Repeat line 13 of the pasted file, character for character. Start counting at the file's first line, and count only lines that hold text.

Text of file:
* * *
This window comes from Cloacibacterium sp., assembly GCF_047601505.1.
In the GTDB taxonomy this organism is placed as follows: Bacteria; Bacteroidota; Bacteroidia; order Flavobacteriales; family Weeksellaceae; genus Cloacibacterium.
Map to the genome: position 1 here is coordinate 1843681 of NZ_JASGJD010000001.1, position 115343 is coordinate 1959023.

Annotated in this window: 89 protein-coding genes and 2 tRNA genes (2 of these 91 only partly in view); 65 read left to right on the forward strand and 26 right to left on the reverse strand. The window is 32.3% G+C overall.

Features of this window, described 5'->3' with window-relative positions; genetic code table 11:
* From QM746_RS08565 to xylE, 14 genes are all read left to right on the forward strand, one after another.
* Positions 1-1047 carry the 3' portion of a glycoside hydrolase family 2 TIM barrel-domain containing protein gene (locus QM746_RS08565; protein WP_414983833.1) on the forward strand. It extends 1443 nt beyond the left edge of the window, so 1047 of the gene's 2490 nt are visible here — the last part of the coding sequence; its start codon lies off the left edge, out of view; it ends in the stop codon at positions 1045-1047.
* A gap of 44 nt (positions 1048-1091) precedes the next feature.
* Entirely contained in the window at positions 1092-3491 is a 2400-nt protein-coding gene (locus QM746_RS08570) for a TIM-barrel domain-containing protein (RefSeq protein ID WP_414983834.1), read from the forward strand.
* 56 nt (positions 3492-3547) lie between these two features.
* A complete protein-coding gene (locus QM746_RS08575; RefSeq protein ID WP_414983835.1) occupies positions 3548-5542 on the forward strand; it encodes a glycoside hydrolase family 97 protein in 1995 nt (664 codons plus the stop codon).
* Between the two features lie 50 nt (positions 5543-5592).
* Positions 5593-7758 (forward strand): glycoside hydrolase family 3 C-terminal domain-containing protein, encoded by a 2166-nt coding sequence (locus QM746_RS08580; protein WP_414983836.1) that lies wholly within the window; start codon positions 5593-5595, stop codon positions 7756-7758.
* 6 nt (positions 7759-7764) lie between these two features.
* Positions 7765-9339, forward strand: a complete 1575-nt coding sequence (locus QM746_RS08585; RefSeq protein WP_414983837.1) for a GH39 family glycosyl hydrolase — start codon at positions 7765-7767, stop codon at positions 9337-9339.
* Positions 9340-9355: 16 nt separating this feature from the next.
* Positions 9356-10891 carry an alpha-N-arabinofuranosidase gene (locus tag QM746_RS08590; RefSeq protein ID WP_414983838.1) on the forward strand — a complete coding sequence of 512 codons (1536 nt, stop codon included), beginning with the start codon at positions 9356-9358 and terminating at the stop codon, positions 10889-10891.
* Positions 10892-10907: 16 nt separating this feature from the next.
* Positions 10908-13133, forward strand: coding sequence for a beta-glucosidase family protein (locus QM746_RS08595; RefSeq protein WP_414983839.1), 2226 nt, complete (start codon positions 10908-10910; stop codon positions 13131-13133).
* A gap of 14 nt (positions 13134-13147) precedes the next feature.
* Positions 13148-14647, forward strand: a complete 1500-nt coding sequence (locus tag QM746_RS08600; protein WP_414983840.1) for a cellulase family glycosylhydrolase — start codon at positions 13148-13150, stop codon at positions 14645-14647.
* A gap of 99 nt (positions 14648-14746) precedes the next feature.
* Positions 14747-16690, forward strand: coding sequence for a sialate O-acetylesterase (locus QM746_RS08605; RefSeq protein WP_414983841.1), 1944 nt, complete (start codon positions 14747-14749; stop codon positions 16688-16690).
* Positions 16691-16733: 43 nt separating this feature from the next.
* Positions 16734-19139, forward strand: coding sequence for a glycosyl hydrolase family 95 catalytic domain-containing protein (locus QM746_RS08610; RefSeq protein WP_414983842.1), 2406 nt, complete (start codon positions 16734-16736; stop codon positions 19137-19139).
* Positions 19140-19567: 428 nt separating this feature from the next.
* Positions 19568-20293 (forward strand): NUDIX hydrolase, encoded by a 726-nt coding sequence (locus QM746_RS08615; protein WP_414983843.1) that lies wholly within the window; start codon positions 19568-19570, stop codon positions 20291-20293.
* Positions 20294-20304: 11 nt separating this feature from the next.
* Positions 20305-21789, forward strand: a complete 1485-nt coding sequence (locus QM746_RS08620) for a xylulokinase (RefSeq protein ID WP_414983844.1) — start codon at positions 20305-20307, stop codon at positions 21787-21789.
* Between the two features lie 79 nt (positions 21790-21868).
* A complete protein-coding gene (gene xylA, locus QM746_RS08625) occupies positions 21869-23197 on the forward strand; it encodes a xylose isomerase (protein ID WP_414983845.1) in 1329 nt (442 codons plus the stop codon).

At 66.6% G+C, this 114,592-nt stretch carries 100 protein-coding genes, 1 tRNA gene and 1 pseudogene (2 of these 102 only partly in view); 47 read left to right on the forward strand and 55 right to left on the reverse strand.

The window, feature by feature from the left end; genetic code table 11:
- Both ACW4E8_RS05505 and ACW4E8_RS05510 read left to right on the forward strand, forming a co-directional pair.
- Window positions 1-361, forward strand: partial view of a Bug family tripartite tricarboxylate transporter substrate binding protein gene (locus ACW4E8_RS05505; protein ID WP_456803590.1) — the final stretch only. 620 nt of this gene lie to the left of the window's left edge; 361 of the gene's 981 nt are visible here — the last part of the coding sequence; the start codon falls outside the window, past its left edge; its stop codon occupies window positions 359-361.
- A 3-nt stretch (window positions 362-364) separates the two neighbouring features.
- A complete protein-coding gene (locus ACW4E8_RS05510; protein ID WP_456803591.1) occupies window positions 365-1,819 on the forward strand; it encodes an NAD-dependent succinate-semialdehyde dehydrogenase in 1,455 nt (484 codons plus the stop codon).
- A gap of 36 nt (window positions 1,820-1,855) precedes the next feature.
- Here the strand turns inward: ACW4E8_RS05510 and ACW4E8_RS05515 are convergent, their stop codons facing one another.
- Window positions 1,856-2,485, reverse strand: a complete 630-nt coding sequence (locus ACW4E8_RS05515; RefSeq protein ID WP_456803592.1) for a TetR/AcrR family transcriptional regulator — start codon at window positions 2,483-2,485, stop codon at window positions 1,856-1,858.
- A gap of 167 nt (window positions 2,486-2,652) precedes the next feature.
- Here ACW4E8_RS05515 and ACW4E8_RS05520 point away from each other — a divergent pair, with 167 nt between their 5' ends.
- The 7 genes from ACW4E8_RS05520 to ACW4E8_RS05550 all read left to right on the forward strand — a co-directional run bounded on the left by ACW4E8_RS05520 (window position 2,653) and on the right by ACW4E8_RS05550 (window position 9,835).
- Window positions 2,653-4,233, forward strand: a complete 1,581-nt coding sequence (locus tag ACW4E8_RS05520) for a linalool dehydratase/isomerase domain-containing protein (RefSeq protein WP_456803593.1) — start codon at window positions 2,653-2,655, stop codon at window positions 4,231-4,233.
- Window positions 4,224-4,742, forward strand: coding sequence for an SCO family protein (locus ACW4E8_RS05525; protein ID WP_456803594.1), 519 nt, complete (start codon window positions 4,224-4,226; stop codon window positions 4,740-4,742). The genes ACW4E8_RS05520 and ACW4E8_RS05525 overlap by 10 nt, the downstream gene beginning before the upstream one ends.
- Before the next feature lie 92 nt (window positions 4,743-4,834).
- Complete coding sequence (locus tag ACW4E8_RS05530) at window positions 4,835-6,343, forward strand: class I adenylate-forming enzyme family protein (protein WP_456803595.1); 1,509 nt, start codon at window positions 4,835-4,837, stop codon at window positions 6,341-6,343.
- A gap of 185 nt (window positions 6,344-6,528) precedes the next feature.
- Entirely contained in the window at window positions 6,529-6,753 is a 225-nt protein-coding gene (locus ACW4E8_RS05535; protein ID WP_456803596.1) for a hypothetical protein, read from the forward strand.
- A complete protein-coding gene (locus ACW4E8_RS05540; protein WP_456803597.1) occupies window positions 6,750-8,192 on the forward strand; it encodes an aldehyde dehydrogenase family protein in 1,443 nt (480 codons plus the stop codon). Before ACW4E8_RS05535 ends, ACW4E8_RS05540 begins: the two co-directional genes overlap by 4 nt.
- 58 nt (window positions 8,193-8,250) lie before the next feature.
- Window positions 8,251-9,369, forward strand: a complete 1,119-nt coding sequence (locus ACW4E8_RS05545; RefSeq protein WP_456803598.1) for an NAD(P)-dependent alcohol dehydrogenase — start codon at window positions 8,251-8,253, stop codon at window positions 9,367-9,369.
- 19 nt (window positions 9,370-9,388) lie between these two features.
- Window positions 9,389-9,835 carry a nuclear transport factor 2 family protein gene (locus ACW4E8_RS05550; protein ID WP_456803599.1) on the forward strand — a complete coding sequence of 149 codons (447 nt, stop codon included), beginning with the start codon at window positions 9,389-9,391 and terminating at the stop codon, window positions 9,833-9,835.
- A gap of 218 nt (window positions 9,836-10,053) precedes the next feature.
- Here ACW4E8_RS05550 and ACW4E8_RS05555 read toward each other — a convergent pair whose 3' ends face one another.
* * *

* Positions 5593-7758 (forward strand): glycoside hydrolase family 3 C-terminal domain-containing protein, encoded by a 2166-nt coding sequence (locus QM746_RS08580; protein WP_414983836.1) that lies wholly within the window; start codon positions 5593-5595, stop codon positions 7756-7758.